News Briefs I
Investigators Question Clinton About Campaign SpendingLos Angeles Times
Justice Department investigators questioned President Clinton for 90 minutes Monday, looking into potential violations of campaign finance laws.
At issue is whether the campaign tried to circumvent campaign spending limits by asking the Democratic National Committee to pay for $40 million in so-called issue advertising aimed at undermining the Republican presidential candidate, Bob Dole, and promoting Clinton's campaign. By accepting federal campaign funds, a candidate must abide by specific spending limits.
The interview, conducted by two Justice Department officials and two FBI agents, took place in the Treaty Room of the White House residence, a White House official said. He added that three private attorneys - Kendall, Nicole Seligman and a third lawyer - attended the question-and-answer session, but no White House lawyers were present.
Pinochet Lawyers Say Chilean Courts Should Decide His FateLos Angeles Times
Lawyers fighting Gen. Augusto Pinochet's extradition to Spain on torture and genocide charges told Britain's highest court on Monday that Chile alone should be allowed to decide the fate of its former dictator.
"We submit that your lordships will be expressing a view on the internal arrangements which assured a peaceful transition to democracy (in Chile)," Attorney Clare Montgomery said.
She noted that at least 11 lawsuits are pending against Pinochet in Chile, stemming from the deaths or disappearance of more than 3,000 people during his 17-year rule, and that the courts there should determine whether he is entitled to immunity as a senator for life.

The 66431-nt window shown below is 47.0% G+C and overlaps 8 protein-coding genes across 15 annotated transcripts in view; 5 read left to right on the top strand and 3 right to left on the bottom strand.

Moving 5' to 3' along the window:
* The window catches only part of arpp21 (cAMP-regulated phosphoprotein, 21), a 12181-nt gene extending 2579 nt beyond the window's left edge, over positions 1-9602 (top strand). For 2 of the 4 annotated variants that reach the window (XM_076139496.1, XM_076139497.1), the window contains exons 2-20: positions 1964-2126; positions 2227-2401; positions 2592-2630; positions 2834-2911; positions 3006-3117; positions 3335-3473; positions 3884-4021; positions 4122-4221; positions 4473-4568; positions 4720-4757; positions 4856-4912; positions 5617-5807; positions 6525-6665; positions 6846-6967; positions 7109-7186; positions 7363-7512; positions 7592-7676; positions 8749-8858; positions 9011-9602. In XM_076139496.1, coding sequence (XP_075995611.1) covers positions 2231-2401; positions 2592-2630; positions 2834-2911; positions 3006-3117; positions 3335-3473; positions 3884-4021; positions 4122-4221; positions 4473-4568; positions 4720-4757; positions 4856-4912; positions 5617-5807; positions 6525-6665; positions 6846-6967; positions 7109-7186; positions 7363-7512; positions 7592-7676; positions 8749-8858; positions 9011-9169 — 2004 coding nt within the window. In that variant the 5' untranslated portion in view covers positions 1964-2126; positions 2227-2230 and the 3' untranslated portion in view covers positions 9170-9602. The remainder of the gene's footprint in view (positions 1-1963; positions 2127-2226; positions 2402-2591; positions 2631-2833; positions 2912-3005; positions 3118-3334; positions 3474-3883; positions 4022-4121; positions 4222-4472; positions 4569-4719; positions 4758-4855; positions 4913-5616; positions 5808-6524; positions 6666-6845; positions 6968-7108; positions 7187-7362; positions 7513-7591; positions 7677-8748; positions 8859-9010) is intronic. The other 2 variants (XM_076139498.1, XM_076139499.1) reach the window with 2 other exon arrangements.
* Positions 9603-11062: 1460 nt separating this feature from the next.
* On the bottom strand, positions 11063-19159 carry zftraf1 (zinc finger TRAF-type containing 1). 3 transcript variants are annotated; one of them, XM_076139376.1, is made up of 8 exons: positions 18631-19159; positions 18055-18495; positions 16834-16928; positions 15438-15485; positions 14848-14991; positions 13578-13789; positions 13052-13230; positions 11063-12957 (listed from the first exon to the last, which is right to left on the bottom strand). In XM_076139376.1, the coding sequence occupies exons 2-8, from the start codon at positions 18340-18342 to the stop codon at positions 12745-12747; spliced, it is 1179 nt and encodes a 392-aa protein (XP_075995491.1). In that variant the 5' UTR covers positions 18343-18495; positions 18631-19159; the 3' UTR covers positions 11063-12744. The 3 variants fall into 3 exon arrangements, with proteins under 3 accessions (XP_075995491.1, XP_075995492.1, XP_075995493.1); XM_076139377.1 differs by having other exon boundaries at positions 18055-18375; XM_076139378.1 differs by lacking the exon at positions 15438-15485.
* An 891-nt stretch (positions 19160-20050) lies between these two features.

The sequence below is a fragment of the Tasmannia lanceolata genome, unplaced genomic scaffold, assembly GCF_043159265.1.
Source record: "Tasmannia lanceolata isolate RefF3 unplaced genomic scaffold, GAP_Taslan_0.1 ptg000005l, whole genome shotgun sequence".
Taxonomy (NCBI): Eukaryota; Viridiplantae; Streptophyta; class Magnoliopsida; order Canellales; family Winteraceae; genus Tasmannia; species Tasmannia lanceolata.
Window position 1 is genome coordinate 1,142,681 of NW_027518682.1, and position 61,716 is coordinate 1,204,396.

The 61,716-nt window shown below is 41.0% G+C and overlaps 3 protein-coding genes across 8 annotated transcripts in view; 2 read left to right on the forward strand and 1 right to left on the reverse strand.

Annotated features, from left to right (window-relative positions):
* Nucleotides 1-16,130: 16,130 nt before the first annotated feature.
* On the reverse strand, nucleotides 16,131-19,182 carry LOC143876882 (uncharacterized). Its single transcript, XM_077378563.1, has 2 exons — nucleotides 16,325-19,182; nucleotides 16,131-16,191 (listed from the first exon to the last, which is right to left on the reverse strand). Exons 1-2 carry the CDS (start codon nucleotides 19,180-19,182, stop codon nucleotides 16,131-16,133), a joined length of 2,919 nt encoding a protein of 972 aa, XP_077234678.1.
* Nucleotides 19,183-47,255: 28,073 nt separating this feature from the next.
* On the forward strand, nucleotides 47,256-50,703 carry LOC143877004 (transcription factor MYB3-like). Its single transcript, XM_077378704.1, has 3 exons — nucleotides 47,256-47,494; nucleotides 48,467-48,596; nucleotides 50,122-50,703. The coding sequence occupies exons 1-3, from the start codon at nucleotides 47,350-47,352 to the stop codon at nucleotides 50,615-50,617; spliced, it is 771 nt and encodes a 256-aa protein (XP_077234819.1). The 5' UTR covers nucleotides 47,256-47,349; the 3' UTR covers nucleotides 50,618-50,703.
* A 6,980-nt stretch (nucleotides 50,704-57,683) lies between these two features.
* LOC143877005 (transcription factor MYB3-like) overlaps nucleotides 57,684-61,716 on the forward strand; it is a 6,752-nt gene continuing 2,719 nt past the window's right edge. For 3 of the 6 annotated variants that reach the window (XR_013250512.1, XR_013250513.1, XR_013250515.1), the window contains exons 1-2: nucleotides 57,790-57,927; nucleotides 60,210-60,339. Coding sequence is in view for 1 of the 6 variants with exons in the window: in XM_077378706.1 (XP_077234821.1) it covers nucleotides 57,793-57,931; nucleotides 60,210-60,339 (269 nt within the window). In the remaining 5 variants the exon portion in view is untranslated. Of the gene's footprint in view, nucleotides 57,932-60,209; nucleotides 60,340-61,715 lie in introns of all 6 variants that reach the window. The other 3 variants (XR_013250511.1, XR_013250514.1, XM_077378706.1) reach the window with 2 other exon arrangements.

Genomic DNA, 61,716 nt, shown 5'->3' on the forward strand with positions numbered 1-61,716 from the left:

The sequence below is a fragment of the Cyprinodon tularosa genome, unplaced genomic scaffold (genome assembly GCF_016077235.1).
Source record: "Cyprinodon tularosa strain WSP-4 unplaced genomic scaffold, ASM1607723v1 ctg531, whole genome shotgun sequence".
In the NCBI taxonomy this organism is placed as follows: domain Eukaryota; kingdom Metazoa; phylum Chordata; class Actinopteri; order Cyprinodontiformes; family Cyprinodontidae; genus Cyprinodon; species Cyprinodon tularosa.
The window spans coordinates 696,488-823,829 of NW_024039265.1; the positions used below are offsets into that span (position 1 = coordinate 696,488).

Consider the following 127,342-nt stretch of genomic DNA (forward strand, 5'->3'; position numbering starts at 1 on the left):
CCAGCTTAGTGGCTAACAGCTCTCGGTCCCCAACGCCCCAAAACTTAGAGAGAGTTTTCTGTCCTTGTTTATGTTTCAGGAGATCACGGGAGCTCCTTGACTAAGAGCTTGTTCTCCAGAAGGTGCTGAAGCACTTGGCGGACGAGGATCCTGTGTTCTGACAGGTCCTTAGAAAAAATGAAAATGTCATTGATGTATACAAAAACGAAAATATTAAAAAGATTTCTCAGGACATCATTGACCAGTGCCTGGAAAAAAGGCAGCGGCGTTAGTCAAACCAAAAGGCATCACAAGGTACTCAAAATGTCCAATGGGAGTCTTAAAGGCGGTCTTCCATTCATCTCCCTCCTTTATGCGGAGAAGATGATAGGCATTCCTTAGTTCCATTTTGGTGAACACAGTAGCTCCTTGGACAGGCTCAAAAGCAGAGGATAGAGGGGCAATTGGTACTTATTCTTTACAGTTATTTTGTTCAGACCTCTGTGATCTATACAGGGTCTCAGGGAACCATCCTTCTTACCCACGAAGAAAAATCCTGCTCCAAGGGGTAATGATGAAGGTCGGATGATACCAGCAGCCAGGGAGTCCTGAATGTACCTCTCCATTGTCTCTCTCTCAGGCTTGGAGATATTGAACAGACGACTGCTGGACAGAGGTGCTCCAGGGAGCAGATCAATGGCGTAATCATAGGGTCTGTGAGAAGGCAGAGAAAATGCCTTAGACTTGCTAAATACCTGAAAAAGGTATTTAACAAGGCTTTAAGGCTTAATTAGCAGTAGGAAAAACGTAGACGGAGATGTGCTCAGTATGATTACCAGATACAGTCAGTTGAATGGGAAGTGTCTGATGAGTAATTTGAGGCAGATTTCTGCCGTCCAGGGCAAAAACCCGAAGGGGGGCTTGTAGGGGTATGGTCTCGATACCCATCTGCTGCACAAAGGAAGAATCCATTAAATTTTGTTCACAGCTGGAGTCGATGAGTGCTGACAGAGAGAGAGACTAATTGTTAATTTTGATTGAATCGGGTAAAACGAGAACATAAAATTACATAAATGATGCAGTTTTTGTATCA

Pinochet, 82, was arrested on Oct. 16 on a warrant from a Spanish magistrate seeking to try him in Madrid for the crimes committed after he toppled the elected Socialist President Salvador Allende in a bloody coup in 1973. Spanish citizens were among those who died or disappeared in the aftermath of the coup.
It is unclear when the senior Law Lords will reach a decision. If they rule against Pinochet, it would then be up to Britain's home secretary to decide what to do with the former dictator.
Germany Commemorates the Kristallnacht Amid ControversyThe Washington Post
Sixty years after Nazi storm troopers ransacked Jewish shops in a pogrom that foreshadowed the Holocaust, Germany commemorated the infamous Night of Broken Glass Monday amid debate over whether the country should draw its era of penitence to a close.
At a ceremony in Berlin's restored synagogue attended by 2,000 people, including new Chancellor Gerhard Schroeder and other dignitaries, President Roman Herzog recalled the Nazi rampage as "one of the most horrible and shameful events in German history." Yet in many respects, Herzog's cautionary message was focused more on the future than the past.
The debate over Germany's future was sparked by the election two weeks ago of Schroeder, 54, the first German leader with no personal recollection of World War II. Freed from any first-hand connection to the Nazi regime by what is called "the mercy of a late birth," Schroeder speaks often of the need for Germans to remember history but not allow it to weigh too heavily on their shoulders.